Our challenge lies in building a business model that will support solid journalism, quality entertainment and community service.

What others have shown us is that in a 21st Century world it will take a collaborative effort from people from all over the world to help build the new way.


Filed under Education, Mentor, Radio, Sales, Uncategorized

11 responses to “The Post-Fact Society

  1. Too True. My first response to any big news story I see on the Internet is to wonder if it’s true or not. I seldom had that reaction to things I read in magazines and newspapers in the pre-internet era.

    Liked by 1 person

  2. What bothers this media vet is that we literally have to double check stories with before we can “be second and get it right and not first and get it wrong”.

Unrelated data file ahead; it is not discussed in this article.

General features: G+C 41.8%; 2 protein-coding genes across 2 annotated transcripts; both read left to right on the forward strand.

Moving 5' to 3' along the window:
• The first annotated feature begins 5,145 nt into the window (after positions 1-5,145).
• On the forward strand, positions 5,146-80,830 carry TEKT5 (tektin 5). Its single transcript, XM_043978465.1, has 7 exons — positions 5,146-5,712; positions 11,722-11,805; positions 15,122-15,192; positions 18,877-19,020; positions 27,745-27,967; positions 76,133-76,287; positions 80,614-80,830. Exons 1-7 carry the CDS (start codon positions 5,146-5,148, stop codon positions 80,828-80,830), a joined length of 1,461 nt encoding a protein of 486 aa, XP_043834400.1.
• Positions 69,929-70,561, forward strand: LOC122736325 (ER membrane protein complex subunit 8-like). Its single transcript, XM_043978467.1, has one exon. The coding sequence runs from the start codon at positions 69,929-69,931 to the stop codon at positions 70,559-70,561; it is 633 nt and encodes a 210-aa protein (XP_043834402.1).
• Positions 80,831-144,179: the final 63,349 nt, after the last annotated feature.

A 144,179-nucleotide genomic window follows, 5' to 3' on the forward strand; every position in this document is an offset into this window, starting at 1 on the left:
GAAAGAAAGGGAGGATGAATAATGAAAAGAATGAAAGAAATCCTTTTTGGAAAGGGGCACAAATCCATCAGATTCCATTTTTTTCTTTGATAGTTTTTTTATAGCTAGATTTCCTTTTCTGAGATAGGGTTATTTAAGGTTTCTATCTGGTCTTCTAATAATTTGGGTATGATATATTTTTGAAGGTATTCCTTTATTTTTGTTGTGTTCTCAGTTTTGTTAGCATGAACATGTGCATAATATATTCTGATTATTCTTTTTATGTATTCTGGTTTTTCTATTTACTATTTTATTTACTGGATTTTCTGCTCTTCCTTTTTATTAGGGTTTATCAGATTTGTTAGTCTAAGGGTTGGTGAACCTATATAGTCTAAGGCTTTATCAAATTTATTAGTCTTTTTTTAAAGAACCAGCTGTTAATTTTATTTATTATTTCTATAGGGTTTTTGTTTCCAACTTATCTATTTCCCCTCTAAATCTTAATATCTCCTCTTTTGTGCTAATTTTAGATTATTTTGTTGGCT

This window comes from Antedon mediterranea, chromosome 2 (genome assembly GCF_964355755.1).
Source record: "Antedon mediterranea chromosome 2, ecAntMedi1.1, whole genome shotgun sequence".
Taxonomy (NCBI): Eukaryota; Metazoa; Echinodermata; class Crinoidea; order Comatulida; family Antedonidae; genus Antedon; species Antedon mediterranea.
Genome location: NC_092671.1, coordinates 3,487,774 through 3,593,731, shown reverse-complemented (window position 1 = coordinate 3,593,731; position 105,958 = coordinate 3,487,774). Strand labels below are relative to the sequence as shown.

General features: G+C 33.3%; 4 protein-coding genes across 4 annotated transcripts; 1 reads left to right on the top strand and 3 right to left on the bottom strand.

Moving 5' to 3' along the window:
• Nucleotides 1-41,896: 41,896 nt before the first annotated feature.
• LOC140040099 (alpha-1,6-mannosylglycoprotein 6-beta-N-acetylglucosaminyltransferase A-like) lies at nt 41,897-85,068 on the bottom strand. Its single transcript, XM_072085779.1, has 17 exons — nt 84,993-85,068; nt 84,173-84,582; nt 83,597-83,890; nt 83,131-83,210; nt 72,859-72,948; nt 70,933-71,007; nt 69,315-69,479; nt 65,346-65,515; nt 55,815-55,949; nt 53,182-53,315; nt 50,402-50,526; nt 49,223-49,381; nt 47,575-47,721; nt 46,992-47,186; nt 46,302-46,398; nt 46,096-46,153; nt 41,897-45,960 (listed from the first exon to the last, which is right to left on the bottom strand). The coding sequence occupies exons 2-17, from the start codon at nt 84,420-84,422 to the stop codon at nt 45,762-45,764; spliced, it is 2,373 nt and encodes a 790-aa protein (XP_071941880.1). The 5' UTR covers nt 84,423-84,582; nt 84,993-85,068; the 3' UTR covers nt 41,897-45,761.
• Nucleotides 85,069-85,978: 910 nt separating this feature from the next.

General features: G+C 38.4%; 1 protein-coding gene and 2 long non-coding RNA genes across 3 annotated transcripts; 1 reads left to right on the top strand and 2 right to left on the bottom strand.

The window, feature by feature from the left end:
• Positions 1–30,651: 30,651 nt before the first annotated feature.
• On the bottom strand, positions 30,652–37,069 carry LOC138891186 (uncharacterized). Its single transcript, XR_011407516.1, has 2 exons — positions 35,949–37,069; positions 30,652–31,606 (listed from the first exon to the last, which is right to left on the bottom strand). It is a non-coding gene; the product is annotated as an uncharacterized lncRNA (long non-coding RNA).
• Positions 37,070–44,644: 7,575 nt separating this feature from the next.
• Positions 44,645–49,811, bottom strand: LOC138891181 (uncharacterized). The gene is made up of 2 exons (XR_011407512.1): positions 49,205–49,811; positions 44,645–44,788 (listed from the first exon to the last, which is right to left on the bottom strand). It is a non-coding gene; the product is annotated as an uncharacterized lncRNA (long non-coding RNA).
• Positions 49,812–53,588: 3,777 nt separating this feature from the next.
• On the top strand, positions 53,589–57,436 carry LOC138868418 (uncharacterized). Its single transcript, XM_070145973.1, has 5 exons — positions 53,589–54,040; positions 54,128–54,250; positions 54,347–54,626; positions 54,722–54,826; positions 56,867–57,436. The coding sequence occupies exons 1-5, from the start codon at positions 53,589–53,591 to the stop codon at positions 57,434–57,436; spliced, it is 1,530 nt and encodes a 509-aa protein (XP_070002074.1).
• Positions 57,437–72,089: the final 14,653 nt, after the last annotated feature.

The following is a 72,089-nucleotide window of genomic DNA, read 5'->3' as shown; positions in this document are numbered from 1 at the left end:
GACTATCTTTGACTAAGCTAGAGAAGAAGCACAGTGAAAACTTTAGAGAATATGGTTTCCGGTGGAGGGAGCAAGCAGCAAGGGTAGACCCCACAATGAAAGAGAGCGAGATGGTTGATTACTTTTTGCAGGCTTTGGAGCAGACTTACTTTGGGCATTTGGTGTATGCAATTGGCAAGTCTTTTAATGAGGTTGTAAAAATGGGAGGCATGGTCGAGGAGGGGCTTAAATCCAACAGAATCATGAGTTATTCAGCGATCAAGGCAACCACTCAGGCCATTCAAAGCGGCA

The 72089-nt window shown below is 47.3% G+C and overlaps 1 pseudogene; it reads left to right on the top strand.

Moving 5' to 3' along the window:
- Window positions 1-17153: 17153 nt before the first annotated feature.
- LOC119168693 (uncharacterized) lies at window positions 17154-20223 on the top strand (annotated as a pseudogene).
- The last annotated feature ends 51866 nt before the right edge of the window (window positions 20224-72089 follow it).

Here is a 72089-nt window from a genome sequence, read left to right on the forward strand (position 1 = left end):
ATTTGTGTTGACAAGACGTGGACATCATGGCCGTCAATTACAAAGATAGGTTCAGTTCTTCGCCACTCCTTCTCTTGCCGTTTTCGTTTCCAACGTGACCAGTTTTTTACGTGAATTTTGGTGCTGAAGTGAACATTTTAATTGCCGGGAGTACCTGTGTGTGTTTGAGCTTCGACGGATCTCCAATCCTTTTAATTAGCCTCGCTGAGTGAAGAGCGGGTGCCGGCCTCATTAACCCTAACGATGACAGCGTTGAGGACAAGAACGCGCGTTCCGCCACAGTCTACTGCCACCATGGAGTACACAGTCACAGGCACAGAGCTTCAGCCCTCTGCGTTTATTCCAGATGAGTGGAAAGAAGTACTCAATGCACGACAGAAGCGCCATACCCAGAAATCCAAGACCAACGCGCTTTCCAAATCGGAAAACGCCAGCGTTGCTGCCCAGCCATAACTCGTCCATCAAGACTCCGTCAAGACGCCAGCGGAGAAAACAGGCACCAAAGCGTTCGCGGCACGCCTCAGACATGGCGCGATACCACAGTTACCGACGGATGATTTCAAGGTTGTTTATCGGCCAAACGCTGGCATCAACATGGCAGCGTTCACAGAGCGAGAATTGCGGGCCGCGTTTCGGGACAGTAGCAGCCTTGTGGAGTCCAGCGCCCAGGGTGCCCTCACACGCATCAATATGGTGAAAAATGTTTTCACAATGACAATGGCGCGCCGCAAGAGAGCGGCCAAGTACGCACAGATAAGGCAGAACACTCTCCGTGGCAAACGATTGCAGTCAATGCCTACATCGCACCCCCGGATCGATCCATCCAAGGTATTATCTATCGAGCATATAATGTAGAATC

Liked by 1 person

  3. Fake News used to be called propaganda. Read & believe applies to social media and even The New York Times. Trusted journalists are accountable. Pac money should not be used for negativity. Disruption is dangerous without positive change. We can build a business model supporting “Solid journalism, quality entertainment and community service.” Thanks, Dick. I’m All In for Collaboration! Clark